The forward time-of-flight (TOF) detector is located right in front of the FCAL. It has two planes of scintillator paddles, in one plane the paddles are stacked vertically, in the other horizontally. Each paddle is 252cm long 6cm wide and 2.54cm thick. On both ends the paddles have "fish-tail" type light guides that couple to an XP2020 photo multiplier tube.
The pupose of the TOF detector is to provide the means of particle identification (PID) through the measurement of the velocity of the particle passing through the detector volume. This velocity can be determined by measuring the time a particle needs for a given flight distance.
- GlueX doc 994 Conceptual design report of TOF
- Time-of-Flight Cheat Sheet
- Magnetic Field in region of TOF
- TOF light guide drawing
- Conceptual drawing of light guide and tube support from Ian Winger of FSU.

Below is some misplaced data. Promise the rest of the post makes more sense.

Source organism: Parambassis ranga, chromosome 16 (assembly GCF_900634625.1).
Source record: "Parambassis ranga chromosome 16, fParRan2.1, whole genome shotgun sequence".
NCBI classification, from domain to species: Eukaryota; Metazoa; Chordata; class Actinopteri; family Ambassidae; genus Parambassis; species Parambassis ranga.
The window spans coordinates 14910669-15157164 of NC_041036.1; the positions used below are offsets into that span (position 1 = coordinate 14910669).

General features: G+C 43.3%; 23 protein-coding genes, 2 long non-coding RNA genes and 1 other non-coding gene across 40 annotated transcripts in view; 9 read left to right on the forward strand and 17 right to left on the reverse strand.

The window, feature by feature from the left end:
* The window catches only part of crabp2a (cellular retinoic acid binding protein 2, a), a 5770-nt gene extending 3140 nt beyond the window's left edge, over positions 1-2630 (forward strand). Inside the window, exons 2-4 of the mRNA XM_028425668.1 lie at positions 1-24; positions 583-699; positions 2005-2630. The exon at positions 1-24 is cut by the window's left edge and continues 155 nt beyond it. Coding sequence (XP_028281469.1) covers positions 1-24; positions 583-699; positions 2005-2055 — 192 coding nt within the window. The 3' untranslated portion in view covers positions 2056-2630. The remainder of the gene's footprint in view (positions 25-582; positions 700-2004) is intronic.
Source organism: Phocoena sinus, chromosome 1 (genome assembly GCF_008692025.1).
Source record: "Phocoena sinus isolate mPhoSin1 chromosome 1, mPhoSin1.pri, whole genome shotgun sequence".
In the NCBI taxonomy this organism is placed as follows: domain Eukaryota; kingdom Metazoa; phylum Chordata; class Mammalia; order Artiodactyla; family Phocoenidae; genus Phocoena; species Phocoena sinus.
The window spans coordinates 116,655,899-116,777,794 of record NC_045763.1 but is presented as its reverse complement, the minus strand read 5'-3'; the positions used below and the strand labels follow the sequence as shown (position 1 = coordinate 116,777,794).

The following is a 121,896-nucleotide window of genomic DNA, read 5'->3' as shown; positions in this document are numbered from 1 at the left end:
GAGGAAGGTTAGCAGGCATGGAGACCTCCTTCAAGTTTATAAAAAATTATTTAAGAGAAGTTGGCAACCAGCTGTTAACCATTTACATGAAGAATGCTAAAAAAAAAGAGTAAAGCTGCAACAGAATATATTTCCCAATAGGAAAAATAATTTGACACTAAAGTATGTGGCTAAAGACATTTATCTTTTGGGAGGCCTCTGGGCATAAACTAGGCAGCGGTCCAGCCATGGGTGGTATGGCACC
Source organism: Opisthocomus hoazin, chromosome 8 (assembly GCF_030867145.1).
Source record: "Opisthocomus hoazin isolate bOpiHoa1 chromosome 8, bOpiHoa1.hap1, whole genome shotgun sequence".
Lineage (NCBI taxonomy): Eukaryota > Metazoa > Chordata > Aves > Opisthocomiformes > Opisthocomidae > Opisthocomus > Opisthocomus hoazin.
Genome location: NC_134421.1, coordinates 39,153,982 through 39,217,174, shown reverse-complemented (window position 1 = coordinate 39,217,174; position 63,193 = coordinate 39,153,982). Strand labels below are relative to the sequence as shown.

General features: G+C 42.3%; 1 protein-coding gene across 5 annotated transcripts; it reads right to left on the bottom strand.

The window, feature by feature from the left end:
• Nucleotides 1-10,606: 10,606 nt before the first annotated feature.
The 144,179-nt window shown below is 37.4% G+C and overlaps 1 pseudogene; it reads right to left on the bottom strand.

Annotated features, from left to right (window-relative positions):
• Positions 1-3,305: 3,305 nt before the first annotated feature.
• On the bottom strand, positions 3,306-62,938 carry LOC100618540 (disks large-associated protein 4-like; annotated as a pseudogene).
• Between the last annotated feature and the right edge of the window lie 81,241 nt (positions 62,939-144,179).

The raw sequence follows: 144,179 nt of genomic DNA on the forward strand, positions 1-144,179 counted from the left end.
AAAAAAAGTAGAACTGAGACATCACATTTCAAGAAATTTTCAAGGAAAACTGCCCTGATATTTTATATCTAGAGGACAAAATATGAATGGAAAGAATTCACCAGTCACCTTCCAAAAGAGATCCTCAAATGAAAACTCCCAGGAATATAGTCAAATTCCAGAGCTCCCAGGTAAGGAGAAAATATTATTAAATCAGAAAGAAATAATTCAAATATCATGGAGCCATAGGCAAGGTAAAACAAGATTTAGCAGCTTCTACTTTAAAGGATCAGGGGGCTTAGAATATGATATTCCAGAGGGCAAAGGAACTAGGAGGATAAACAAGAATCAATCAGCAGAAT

- Electrical schematic and mechanical drawings of Hamamatsu H10534 and H10534MOD phototube and base. Specifications for the R10533 PMT used in these packages.
- 3D conceptual drawing of the time-of-flight (pptx) from Chuck Hutton as of July 20, 2011.
- Nominal TOF electronics system diagram (at right)
- Passive splitter schematic
Schedule and Contract
- Fastrack schedule (draft)
- Selected Schedule Milestones
- 12 GeV Project schedule for TOF
- TOF PMT Shipping schedule
- Private:FSU Construction Invoices
- EVMS Construction Progress at FSU
- Test Stand at FSU
- Photomultiplier Plateaus
- TDC histograms
- Photon conversion in the TOF
- Track impact at TOF
- Light Guide Design
- Detector Rates and Lifetime
- Magnetic shielding studies
- PMT rate tests
Operation in Hall-D
- Running Fall 2014
- Running Spring 2015
- Running Spring 2016
- TOF standalone DAQ for cosmics
- Running Spring 2017